Going Dutch: Canada, Netherlands Negotiating Trusted Traveller Agreement

Canada: Cover-Up on CSEC’s Spying and Police-State Apparatus

During this period, CSEC is also known to have monitored the Mexican government regarding the negotiation and ratification of the 1992 North American Free Trade Agreement between Canada, Mexico, and the United States. Other documents leaked by Snowden point to the key role CSEC played in the NSAs years-long efforts to crack encrypted data on the internet. According to a recentNew York Timesstory, CSEC had been tasked with working on the standards process for the International Organization for Standardization. During this time, the NSA finessed CSEC into handing over control of the standards process, allowing the US agency to construct a backdoor to secretly decrypt data that millions regarded as safe. A classified NSA memo reads: After some behind-the-scenes finessing with the head of the Canadian national delegation and with [CSEC], the stage was set for NSA to submit a rewrite of the draft Eventually, NSA became the sole editor. WhenMacleansjournalist Jesse Brown posed a direct question to CSEC on the content of the NSA memos, the agencys Director of Public Affairs and Communications Andy McLaughlin only offered an obtuse response that avoided denying that CSEC assisted the NSA in its secret anti-encryption campaign. If CSECs own propaganda is to be believed, a large part of its operations are directed towards tactical and other assistance to the Canadian Armed Forces. During the Canadian militarys most intense involvement in the occupation of Afghanistan, CSEC reportedly contributed intelligence in nearly every major battle or operation involving Canadian troops. The 2002 Anti-Terrorism Act stipulates that the third of CSESs three core mandates is to provide technical and operational assistance to federal law enforcement agencies and security agenciesmost importantly CSIS, the RCMP, and the Canadian Border Agency (CBA). The collaboration between CSIS and CSEC, which has effectively no parliamentary, let alone public, oversight (see , allows the Canadian state to ruthlessly pursue domestic groups and even private citizens who are perceived as threats to the predatory interests of the ruling elite. The rules that reputedly protect Canadians from CSEC surveillance fall-off when the CSEC is working with CSIS and the RCMP. Moreover, CSEC has insisted and the government has endorsed in its ministerial directives to CSEC the anti-democratic claim that the meta-data of Canadians electronic communications is not constitutionally protected communication and therefore can be mined, i.e. collected and scrutinized, at will. Documents released under freedom of information laws and published byThe Guardianshow that the RCMP and CSIS are deliberately blurring the distinctions between terrorism and civil disobedience and other forms of peaceful protest, so as to justify widespread surveillance of anti-government groups. According to theGuardian, Canadas national-security apparatus defines activities such as blocking roads and buildings as forms of assault, while everything from sit-ins to marches can be considered threats or attacks. CSIS and the RCMP have employed this spurious catch-all definition of terrorism to justify surveillance of environmentalist groups, opponents of the Vancouver Olympic Games, the Idle No More movement, and the opposition to the 2010 Toronto G-20 summit.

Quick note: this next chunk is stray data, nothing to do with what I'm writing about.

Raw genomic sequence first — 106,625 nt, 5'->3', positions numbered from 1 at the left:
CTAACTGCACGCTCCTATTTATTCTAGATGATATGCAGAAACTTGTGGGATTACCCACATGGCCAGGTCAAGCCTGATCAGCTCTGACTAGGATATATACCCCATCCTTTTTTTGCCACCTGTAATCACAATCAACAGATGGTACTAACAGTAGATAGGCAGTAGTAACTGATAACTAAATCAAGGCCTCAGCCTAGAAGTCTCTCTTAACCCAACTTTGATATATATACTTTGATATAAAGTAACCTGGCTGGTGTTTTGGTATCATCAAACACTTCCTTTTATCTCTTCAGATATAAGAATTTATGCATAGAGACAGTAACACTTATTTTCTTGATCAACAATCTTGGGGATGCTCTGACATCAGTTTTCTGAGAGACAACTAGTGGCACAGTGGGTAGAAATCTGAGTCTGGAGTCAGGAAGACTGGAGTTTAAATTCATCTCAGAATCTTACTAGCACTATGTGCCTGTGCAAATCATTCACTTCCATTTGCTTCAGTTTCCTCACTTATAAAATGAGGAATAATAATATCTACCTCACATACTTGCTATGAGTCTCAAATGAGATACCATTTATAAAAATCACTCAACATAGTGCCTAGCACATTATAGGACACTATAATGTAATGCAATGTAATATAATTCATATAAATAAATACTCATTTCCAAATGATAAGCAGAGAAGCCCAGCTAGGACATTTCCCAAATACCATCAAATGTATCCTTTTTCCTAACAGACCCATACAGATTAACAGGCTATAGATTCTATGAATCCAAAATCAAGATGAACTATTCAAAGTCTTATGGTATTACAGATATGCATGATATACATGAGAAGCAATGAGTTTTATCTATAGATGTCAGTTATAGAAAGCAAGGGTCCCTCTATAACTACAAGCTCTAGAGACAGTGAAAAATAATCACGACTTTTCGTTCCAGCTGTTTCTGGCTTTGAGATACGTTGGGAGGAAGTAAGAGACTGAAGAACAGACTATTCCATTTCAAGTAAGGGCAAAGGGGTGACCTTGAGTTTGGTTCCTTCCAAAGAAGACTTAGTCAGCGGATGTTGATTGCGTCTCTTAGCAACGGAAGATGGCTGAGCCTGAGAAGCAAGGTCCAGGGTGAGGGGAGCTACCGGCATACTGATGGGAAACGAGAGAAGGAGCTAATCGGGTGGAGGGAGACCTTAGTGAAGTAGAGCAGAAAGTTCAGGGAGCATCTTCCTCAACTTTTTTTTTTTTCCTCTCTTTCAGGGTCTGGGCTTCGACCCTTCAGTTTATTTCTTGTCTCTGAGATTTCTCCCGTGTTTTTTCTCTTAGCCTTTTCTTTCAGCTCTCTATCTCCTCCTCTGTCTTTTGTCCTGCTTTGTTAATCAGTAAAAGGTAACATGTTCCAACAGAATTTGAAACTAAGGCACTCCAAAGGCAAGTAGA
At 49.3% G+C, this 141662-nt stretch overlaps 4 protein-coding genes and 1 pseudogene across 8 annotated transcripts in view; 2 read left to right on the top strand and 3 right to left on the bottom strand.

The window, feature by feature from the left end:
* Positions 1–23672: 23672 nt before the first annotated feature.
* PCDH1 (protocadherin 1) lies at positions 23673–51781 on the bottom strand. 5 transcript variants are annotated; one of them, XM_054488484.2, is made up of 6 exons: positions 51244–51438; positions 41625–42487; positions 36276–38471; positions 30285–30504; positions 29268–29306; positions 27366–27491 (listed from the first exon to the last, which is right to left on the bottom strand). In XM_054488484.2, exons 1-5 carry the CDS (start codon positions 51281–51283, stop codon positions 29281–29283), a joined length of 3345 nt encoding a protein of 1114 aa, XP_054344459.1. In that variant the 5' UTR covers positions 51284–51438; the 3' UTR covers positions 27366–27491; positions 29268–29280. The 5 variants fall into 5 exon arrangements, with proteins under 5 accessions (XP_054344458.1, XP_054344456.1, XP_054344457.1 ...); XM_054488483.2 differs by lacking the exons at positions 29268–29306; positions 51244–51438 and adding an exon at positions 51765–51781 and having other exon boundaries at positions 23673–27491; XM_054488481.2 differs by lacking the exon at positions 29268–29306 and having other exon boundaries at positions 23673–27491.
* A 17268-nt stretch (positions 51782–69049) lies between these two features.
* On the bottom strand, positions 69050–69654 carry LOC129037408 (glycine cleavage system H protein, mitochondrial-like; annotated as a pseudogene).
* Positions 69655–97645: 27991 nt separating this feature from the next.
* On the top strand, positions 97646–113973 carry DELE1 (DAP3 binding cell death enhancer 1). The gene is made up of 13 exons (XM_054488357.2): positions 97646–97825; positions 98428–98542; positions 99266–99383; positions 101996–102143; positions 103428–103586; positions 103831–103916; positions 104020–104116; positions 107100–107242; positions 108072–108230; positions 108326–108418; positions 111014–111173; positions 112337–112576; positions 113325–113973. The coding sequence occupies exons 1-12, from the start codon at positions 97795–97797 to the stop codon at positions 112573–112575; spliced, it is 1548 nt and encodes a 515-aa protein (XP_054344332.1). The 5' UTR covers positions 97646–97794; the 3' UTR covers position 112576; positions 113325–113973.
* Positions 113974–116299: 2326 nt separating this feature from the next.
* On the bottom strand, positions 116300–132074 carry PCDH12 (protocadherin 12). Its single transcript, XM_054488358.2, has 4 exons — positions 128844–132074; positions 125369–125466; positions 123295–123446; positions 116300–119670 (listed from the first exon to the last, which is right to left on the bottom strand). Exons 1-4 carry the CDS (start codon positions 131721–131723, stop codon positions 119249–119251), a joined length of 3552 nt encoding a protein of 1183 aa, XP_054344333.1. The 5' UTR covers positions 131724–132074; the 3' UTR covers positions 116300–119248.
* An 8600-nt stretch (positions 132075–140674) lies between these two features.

Canada’s first-ever public umbilical cord blood bank launches in Ottawa